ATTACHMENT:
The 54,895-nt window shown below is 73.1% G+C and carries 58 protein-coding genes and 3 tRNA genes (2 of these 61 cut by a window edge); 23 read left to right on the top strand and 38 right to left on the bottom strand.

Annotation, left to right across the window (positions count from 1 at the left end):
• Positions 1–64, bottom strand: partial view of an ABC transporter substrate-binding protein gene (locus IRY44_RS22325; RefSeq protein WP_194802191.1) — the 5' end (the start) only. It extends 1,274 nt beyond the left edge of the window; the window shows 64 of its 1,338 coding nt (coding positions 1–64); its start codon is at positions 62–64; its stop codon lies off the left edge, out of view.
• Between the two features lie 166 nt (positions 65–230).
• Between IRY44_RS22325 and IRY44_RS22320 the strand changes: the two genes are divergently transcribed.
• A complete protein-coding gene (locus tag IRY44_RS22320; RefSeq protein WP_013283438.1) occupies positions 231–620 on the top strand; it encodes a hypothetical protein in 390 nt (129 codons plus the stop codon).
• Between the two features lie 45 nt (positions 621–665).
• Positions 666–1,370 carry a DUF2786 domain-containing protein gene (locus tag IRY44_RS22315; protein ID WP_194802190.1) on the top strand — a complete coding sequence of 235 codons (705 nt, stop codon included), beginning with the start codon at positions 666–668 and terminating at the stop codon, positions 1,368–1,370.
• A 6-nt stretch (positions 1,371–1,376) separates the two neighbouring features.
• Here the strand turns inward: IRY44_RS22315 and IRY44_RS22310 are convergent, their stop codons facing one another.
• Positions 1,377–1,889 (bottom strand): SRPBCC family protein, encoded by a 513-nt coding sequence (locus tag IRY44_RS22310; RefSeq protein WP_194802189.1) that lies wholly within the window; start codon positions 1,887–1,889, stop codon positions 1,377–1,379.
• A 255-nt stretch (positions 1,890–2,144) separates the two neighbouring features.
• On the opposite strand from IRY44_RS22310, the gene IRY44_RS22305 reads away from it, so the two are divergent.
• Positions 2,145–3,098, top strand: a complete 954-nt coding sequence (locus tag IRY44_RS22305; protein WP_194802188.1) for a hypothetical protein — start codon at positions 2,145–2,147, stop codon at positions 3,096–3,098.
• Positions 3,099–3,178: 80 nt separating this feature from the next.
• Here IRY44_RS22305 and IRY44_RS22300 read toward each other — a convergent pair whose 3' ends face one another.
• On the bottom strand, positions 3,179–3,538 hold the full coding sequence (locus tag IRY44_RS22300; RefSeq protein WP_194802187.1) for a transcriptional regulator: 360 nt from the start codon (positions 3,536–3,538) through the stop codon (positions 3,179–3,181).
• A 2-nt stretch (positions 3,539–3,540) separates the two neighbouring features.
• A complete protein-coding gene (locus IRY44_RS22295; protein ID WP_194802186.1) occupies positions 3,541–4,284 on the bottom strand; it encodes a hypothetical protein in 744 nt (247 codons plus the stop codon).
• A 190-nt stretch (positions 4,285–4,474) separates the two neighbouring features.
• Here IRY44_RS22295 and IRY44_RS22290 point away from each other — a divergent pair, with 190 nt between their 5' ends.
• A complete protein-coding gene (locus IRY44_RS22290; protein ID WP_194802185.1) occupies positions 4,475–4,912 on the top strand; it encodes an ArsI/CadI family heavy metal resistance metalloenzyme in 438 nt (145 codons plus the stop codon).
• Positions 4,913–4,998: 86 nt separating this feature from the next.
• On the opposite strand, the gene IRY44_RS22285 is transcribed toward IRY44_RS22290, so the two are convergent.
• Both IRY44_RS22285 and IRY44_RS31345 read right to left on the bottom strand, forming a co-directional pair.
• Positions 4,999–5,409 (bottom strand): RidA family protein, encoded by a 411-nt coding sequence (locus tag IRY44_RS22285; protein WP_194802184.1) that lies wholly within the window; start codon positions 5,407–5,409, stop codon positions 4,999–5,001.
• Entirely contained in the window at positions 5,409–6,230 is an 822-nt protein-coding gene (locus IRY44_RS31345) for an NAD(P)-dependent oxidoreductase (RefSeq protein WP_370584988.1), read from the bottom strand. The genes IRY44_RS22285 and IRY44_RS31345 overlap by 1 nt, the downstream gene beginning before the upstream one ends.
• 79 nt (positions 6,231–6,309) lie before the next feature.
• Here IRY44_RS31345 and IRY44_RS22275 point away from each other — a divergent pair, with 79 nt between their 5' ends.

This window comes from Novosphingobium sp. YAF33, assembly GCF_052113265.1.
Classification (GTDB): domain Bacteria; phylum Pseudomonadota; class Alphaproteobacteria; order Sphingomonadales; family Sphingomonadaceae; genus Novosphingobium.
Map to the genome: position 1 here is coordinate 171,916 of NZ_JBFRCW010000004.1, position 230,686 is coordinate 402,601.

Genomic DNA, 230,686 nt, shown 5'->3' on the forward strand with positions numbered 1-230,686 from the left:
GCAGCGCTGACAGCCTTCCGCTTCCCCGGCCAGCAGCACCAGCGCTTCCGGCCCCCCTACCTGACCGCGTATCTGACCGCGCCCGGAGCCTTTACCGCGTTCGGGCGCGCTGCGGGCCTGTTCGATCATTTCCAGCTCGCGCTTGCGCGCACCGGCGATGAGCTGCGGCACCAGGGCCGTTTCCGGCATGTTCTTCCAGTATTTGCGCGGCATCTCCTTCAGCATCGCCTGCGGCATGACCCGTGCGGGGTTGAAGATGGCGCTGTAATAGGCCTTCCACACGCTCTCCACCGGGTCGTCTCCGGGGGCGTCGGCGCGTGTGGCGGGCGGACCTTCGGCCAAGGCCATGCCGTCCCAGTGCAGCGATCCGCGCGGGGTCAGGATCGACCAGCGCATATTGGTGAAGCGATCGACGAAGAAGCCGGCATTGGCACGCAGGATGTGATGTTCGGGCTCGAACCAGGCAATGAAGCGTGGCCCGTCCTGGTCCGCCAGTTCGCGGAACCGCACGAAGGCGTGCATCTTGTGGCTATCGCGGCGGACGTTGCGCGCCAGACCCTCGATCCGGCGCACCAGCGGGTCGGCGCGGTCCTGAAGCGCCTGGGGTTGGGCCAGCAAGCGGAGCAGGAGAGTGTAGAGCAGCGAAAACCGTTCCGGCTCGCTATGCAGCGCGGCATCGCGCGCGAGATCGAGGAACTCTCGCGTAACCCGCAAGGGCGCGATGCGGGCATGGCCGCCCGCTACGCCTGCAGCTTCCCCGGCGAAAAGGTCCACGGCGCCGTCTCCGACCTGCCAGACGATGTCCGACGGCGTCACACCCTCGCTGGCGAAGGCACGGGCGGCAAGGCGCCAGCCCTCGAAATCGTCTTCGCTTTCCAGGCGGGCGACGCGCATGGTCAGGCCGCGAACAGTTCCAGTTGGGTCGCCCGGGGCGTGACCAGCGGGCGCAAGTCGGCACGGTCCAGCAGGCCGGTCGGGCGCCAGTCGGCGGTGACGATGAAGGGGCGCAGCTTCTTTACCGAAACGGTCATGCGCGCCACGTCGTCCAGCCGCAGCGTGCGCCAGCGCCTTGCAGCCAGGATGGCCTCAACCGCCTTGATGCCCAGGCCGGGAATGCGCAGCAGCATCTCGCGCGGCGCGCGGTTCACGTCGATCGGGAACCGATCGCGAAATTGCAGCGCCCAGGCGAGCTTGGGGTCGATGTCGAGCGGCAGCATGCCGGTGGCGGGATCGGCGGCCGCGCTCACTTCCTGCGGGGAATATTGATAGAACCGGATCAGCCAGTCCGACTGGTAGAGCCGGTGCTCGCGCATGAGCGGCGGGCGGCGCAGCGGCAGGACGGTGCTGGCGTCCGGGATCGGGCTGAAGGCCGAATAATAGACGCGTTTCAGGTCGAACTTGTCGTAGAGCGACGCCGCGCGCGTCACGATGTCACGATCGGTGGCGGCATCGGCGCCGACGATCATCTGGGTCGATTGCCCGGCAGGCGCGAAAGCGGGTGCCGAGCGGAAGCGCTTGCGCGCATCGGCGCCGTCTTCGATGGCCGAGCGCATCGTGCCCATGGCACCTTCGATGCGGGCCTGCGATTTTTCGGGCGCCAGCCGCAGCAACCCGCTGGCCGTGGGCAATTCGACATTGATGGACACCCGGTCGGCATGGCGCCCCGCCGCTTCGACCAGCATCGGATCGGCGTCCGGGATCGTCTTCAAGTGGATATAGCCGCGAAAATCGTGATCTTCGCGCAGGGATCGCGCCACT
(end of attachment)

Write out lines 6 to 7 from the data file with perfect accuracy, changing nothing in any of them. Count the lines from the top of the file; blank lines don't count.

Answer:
• A complete protein-coding gene (locus tag IRY44_RS22320; RefSeq protein WP_013283438.1) occupies positions 231–620 on the top strand; it encodes a hypothetical protein in 390 nt (129 codons plus the stop codon).
• Between the two features lie 45 nt (positions 621–665).